Wednesday, December 22, 2004

Run, Don't Walk to the Nearest Exit

In the last couple of days, as the violence in Iraq has escalated, there have been several reports of the security situation improving. Somebody forgot to forward that memo to a major contractor responsible for rebuilding Iraq's transportation infrastructure.

Contrack International Inc. has reportedly become the first major US contractor to pull out of the reconstruction effort in Iraq (news - web sites), adding that high security costs were to blame.

"We reached a point where our costs were getting to be prohibitive," company president Karim Camel-Toueg told the Los Angeles Times.

Contrack, based in Arlington, Virginia, had won a 325-million-dollar award to rebuild Iraq's shattered transport system.

US officials said Contrack's decision to terminate work in Iraq was reached with the US government in November, but had not been publicly disclosed.

So, according to this report they were awarded the contract in March 2004. Since then things have gone so swimmingly that they've managed to refurbish a few train stations and do some site assessments and design work:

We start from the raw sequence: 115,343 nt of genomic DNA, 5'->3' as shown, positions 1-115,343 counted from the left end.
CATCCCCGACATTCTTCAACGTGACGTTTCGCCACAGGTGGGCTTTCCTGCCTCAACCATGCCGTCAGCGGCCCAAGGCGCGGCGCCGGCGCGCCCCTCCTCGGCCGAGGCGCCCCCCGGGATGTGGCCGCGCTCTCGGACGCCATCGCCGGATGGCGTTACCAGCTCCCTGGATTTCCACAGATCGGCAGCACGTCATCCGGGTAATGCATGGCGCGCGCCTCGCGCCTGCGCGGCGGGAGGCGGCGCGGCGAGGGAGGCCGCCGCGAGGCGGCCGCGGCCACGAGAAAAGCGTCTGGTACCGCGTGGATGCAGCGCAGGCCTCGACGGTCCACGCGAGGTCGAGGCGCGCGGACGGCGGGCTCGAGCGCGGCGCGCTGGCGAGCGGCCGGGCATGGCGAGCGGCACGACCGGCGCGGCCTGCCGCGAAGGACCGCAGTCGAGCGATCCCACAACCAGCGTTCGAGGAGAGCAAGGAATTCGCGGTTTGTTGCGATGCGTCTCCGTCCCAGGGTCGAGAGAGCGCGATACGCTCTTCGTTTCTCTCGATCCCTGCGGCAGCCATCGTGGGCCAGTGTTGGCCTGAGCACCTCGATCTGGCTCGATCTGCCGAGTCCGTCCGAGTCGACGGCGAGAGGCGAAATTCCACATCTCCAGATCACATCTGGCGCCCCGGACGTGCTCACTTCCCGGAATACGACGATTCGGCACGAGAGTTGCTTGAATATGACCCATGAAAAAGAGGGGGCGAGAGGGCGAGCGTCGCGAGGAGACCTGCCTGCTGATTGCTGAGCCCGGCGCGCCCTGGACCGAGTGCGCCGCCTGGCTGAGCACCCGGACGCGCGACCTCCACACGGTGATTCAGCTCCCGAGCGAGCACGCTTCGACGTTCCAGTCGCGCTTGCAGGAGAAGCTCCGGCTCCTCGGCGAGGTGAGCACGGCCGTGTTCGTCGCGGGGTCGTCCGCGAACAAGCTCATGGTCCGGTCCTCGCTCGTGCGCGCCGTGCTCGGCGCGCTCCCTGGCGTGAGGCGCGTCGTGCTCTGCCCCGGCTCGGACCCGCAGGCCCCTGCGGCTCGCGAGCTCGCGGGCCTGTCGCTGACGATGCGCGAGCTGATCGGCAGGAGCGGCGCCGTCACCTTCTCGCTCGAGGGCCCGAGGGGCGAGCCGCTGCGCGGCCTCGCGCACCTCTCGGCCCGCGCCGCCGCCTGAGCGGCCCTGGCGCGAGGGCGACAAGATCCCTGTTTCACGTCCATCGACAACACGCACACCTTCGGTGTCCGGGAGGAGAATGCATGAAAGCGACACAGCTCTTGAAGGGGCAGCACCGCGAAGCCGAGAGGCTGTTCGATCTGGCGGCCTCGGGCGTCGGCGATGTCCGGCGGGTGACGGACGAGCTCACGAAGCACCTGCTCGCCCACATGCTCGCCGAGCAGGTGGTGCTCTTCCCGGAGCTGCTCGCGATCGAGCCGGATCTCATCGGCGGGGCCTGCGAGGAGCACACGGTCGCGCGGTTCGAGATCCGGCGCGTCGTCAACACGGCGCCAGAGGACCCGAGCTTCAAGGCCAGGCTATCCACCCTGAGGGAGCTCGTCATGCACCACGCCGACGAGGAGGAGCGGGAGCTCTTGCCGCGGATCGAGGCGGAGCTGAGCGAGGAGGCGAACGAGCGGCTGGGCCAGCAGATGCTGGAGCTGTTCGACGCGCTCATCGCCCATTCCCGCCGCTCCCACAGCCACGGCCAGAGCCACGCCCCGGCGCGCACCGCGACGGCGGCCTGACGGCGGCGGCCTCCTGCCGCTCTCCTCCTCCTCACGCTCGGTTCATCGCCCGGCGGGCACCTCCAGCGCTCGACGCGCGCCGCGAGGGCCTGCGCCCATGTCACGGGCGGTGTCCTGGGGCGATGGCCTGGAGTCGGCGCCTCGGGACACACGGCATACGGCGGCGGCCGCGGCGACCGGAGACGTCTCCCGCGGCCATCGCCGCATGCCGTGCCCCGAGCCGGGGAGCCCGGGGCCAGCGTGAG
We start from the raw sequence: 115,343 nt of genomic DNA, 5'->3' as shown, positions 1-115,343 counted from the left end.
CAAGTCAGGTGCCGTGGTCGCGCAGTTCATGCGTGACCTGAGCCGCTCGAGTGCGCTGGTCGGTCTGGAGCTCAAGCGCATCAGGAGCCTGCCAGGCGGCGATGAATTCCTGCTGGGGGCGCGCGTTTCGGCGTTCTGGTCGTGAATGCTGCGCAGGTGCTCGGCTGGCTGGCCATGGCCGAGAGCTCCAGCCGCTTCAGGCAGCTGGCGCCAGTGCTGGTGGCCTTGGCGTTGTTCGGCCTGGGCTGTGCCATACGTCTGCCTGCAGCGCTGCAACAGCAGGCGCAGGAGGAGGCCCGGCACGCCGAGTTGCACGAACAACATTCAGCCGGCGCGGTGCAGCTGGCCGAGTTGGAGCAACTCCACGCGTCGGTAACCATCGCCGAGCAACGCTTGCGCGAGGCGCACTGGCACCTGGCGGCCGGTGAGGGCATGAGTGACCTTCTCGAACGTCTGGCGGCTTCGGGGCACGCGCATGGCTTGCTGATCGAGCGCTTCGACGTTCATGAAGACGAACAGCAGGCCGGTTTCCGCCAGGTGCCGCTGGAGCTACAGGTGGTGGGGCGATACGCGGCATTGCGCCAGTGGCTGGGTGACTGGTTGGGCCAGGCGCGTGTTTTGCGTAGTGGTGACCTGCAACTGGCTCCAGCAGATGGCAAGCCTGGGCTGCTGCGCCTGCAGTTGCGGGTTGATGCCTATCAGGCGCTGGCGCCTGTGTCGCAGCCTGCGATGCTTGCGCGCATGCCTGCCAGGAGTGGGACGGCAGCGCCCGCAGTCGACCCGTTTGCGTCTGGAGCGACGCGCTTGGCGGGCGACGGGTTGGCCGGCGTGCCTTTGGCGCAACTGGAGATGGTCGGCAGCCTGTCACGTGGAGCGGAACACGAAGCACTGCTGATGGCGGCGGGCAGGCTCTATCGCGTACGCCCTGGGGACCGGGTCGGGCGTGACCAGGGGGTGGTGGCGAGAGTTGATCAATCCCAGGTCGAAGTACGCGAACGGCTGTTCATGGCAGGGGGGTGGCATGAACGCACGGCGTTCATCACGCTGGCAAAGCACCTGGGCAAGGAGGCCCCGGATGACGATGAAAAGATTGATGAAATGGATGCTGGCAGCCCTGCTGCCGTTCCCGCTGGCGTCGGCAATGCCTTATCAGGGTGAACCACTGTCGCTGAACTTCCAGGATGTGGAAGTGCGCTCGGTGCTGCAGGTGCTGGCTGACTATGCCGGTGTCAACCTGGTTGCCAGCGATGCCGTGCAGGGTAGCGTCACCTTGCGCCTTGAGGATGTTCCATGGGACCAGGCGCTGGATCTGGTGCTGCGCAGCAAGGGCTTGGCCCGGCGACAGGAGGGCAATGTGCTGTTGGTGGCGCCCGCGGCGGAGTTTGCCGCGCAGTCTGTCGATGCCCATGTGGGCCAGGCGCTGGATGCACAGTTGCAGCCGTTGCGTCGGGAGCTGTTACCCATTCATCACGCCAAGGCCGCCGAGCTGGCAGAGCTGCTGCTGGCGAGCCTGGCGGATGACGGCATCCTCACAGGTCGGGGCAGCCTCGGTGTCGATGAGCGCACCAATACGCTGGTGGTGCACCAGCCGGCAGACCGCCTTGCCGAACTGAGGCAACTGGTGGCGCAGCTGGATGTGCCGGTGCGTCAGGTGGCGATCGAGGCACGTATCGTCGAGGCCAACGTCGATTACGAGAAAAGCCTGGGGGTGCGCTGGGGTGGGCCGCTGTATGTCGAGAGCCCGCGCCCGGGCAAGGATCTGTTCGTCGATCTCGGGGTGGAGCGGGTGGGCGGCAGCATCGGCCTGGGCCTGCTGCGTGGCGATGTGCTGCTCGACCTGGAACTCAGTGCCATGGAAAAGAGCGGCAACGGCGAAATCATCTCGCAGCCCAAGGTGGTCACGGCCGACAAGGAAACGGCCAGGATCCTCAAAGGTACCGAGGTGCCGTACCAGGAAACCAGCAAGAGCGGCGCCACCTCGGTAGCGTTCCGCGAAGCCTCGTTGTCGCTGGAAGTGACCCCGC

In the eight months Contrack was under contract in Iraq it was paid about 30 million dollars, mostly for site assessments and design work, company and US officials told the daily.

The Conrack partnership intended to build new roads, bridges and transportation terminals in Iraq, but only managed to refurbish a handful of train depots, company officials said.

Who is Contrack International Inc.?

Established in 1985, Contrack International Inc. is a privately owned U.S. business with headquarters in Arlington, Virginia and offices in Egypt, Israel and Qatar. The company receives international public works and defense projects financed by the U.S. government. Since 1990, Contrack has completed contracts totaling more than $467 million and is currently operating in Egypt, Qatar, Russia and Bahrain. In 1998, Orascom Construction Industries, the largest private construction firm in Egypt, acquired 45 percent of Contrack . Egyptian-businessman Naguib Sawiris, son of the founder of Orascom and a former board member, owns the controlling interest in Contrack, according to a trade publication. Sawiris, whose family is Egypt's answer to the Rockefellers, holds U.S. citizenship, which allows Contrack to be eligible for certain U.S. government financed projects. The two companies also have a non-compete agreement on U.S. government financed projects in Egypt.

In 1950, Onsi Sawiris, chairman of the board of Orascom, founded the company, which has now been restructured into three companies: Orascom Construction Industries, Orascom Projects & Touristic Development and Orascom Technologies. His three sons, Naguib, Nassef and Sameeh are involved in running the companies....

When asked for comment a spokesman for Contrack gave the following reply:
"Security? we don't need no steenking security. We're getting the hell out, now."

Well, that would have been the honest reply anyway.